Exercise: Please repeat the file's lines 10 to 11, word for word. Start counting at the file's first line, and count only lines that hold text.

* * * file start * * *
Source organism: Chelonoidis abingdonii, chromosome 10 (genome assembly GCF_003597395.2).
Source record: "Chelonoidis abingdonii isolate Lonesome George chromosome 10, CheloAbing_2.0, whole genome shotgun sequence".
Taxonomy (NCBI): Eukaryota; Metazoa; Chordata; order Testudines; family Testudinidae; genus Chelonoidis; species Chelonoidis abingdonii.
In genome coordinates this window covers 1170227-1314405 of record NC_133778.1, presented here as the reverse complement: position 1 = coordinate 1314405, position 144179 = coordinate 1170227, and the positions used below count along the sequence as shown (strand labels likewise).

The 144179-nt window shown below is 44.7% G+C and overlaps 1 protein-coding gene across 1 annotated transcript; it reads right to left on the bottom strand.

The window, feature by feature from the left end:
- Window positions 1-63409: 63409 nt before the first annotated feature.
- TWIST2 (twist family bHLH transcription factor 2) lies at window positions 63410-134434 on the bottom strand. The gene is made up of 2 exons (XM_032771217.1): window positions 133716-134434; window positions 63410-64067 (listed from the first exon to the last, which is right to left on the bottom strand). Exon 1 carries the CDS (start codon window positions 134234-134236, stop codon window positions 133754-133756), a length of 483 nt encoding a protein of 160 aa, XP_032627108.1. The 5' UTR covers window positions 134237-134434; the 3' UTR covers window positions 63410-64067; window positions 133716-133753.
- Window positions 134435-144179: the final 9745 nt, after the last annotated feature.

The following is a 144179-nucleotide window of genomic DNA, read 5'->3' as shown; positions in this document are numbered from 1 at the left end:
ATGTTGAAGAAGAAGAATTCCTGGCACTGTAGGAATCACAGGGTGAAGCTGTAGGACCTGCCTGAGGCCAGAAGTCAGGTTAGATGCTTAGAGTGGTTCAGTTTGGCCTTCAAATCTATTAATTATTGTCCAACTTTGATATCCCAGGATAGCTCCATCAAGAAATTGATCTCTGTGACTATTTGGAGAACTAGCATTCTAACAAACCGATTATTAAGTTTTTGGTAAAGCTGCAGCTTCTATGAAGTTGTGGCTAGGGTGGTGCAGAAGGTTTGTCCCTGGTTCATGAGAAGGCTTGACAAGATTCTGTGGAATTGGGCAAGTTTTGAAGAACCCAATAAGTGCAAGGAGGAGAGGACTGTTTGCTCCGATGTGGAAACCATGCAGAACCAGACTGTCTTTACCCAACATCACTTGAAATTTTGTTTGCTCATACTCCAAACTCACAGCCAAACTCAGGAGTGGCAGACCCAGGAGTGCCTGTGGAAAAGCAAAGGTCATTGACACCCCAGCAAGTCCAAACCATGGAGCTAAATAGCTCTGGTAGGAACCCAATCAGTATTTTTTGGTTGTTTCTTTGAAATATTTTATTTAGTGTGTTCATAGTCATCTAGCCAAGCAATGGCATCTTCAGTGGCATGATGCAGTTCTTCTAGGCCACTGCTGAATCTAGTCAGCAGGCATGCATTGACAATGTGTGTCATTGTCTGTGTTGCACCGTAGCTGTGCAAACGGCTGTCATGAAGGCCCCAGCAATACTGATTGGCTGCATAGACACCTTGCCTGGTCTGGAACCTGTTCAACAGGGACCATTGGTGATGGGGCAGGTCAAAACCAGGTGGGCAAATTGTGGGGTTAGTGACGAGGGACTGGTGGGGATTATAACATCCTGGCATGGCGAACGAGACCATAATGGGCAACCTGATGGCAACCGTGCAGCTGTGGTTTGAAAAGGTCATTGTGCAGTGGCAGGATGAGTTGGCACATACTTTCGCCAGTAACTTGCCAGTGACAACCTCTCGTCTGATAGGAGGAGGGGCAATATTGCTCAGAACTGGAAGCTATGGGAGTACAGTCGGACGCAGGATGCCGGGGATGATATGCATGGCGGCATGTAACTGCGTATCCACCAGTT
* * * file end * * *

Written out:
The following is a 144179-nucleotide window of genomic DNA, read 5'->3' as shown; positions in this document are numbered from 1 at the left end:
ATGTTGAAGAAGAAGAATTCCTGGCACTGTAGGAATCACAGGGTGAAGCTGTAGGACCTGCCTGAGGCCAGAAGTCAGGTTAGATGCTTAGAGTGGTTCAGTTTGGCCTTCAAATCTATTAATTATTGTCCAACTTTGATATCCCAGGATAGCTCCATCAAGAAATTGATCTCTGTGACTATTTGGAGAACTAGCATTCTAACAAACCGATTATTAAGTTTTTGGTAAAGCTGCAGCTTCTATGAAGTTGTGGCTAGGGTGGTGCAGAAGGTTTGTCCCTGGTTCATGAGAAGGCTTGACAAGATTCTGTGGAATTGGGCAAGTTTTGAAGAACCCAATAAGTGCAAGGAGGAGAGGACTGTTTGCTCCGATGTGGAAACCATGCAGAACCAGACTGTCTTTACCCAACATCACTTGAAATTTTGTTTGCTCATACTCCAAACTCACAGCCAAACTCAGGAGTGGCAGACCCAGGAGTGCCTGTGGAAAAGCAAAGGTCATTGACACCCCAGCAAGTCCAAACCATGGAGCTAAATAGCTCTGGTAGGAACCCAATCAGTATTTTTTGGTTGTTTCTTTGAAATATTTTATTTAGTGTGTTCATAGTCATCTAGCCAAGCAATGGCATCTTCAGTGGCATGATGCAGTTCTTCTAGGCCACTGCTGAATCTAGTCAGCAGGCATGCATTGACAATGTGTGTCATTGTCTGTGTTGCACCGTAGCTGTGCAAACGGCTGTCATGAAGGCCCCAGCAATACTGATTGGCTGCATAGACACCTTGCCTGGTCTGGAACCTGTTCAACAGGGACCATTGGTGATGGGGCAGGTCAAAACCAGGTGGGCAAATTGTGGGGTTAGTGACGAGGGACTGGTGGGGATTATAACATCCTGGCATGGCGAACGAGACCATAATGGGCAACCTGATGGCAACCGTGCAGCTGTGGTTTGAAAAGGTCATTGTGCAGTGGCAGGATGAGTTGGCACATACTTTCGCCAGTAACTTGCCAGTGACAACCTCTCGTCTGATAGGAGGAGGGGCAATATTGCTCAGAACTGGAAGCTATGGGAGTACAGTCGGACGCAGGATGCCGGGGATGATATGCATGGCGGCATGTAACTGCGTATCCACCAGTT